The hooks 37 of the support rail 10 on the carrier 16 are connected to the ropes 35 of the support rail 10 disposed thereabove within the barn 11 and suspended from the ends of the cables 53 and 54. After this connection, the winch 43 is activated to raise the support rail 10 from the carrier 16 until the tobacco on the tobacco sticks 12 supported by the support rail 10 clears the top of the support posts 22 and 23 of the carrier 16.
This process is continued until the barn 11 is filled with tobacco. Thus, with the barn 11 having its roof 67 sloped as shown in FIG. 3, the portion of each of the bents closer to the row of the center support posts 44 holds more of the support rails 10 than the portion of the bent closer to one of the rows of the outer support posts 44.
When the carriers 16 bring the final loads of tobacco on the support rails 10 into the barn 11, the carriers 16 do not have to have the support rails 10 removed therefrom. Instead, the support rails 10 can remain on the carriers 16 to cure.
The number of the carriers 16 can vary as desired. Thus, the use of two tractors, for example, would be more efficient since one could be in the field with three of the carriers 16 to be loaded and the other in the barn 11 having the support rails 10 removed from the carriers 16. In this arrangement, a minimum of six of the carriers 16 would be utilized.
Whenever it is desired to remove the tobacco stalks 14 from the tobacco sticks 12 after the tobacco has cured, each of the winches 43 is activated to lower the lowermost of the support rails 10 connected thereto to a position in which the tobacco sticks 12 can be removed from the lowermost support rail 10 separately. Thus, no additional structure is needed to remove the tobacco sticks 12 from the support rail 10. Furthermore, the support rail 10 could be lowered the prior day to when the tobacco sticks 12 are to be removed from the support rail 10 for the tobacco to be stripped whereby the tobacco will come into case, which means that the tobacco has the desired moisture for stripping, by the next morning.
After the tobacco has been removed from all of the support rails 10, the support rails 10 can be supported in the barn 11 from the cables 53 and 54 and the connecting ropes 35. Furthermore, each of the carriers 16 can be suspended from the lowermost of the support rails 10 in one of the tiers or bents of the barn 11. Thus, no storage space is required on the floor of the barn 11.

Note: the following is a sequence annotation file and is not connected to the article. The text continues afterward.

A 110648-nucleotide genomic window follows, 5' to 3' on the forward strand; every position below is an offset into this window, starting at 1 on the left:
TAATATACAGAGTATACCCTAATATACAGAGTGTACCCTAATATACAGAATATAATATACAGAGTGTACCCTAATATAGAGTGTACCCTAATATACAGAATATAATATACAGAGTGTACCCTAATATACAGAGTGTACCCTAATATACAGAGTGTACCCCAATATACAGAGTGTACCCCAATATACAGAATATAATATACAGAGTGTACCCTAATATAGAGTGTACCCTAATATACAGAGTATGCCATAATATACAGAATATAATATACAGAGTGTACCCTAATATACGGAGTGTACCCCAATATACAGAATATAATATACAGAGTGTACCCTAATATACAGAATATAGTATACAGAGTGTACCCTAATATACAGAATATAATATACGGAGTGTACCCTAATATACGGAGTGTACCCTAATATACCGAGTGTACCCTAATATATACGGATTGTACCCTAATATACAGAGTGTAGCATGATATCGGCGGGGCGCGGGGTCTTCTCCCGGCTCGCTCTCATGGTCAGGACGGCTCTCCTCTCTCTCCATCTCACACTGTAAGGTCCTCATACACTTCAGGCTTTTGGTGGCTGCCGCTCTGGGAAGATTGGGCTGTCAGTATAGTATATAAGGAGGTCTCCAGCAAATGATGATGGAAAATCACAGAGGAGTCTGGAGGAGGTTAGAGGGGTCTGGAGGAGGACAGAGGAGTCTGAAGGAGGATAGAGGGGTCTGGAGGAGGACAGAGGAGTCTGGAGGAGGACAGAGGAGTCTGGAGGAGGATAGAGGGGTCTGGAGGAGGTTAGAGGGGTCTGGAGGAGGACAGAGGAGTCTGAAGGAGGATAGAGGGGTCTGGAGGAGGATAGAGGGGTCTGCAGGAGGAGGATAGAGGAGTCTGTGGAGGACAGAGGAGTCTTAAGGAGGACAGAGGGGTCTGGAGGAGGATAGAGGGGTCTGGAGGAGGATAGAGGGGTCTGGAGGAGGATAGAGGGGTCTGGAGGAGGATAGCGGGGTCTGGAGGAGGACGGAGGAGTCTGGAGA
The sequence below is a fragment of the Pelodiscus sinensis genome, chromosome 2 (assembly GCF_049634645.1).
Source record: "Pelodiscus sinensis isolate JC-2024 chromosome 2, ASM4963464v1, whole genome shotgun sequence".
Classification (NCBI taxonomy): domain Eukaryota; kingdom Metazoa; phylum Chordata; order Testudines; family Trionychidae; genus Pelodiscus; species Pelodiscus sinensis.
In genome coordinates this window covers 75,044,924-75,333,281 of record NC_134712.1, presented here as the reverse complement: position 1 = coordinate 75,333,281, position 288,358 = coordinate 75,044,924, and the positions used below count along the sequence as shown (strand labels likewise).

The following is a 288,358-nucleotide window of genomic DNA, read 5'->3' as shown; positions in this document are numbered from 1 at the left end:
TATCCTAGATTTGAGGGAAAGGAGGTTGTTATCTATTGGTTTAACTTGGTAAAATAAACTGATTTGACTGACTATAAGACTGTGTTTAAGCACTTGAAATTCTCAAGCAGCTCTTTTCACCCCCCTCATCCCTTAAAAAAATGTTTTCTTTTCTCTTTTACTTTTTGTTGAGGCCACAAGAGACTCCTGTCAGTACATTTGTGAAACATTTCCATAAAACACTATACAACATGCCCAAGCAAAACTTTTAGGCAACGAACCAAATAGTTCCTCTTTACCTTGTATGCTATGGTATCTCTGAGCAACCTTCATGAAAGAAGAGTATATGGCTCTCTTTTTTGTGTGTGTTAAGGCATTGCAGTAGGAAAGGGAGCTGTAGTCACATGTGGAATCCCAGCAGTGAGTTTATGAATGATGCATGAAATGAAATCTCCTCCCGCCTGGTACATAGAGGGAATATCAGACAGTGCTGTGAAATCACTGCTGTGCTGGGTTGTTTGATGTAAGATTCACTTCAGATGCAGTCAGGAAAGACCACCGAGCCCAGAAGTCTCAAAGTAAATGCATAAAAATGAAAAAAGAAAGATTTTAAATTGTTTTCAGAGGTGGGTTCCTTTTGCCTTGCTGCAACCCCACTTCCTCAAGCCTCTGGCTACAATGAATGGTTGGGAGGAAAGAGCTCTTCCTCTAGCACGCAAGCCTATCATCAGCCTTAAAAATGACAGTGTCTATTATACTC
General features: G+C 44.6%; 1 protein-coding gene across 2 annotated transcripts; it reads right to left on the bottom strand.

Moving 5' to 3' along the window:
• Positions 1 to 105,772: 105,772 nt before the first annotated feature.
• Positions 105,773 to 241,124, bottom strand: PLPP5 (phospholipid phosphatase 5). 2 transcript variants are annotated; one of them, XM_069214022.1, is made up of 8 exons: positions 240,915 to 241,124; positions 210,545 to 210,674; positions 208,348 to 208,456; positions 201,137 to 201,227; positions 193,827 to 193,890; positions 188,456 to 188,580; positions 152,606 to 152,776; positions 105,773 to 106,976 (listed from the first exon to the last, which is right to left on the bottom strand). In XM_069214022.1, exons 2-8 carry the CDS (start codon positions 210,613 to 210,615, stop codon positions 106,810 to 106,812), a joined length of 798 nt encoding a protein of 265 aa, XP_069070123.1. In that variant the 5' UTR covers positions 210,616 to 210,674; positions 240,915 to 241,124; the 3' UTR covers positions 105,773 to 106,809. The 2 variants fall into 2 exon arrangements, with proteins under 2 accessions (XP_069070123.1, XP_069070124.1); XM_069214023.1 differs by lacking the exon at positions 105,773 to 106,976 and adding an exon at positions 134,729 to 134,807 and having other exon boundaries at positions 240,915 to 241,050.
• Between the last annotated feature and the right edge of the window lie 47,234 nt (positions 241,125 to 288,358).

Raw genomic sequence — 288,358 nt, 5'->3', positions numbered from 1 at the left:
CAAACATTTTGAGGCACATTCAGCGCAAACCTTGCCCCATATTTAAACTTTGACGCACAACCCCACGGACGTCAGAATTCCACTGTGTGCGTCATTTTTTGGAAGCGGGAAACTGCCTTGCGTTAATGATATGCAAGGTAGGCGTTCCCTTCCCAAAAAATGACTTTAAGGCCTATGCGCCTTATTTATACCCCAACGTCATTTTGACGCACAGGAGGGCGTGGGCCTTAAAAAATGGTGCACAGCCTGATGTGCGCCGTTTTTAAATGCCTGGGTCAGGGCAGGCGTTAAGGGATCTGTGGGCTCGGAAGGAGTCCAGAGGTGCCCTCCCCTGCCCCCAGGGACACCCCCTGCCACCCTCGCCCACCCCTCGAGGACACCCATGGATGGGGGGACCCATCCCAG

To support each of the carriers 16 from the lowermost of the support rails 10 in one of the tiers or bents of the barn 11, it is necessary to provide each of the carriers 16 with connecting means. Accordingly, each of the support posts 22 and 23 has an opening 75 through which a rope 76, which is like the rope 35, for example, extends. One end of the rope 76 has a knot 77 formed therein while the other end of the rope is connected to the eyelet 78 of a hook 79. Each of the hooks 79 has the lowermost of the knots 42 of one of the ropes 35 on the lowermost of the support rails 10 disposed therein to connect the carrier 16 to the lowermost of the support rails 10.
When the winch 43 is supported on the support post 44 within the bent in which the support rail 10 is being lifted, it also is necessary for the double pulley 56 to be supported within the same bent. The double pulley 56 is disposed as close to the support post 44 as possible.
It should be understood that the cross ties 63, which extend between the support posts 44 in different rows in the barn 11, are retained within the barn 11. Thus, the support rails 10 must have a length to fit between two of the cross ties 63. Of course, there also are beams or supports extending between the various support posts 44 in any row in the barn 11 in the same direction as the support rails 10 are supported within the barn 11.
The present invention contemplates removing some of the support rails of the barn and cutting them so that they will be of a length less than the distance between the cross ties 63 of the barn 11, for example, to enable their use as the support rails 10. Of course, the support rails 10 could be formed from any suitable material having the desired length, which is less than the distance between the cross ties 63. However, it is still necessary to remove the rails extending between the cross ties 63 of the barn 11, for example, to accommodate the support rails 10.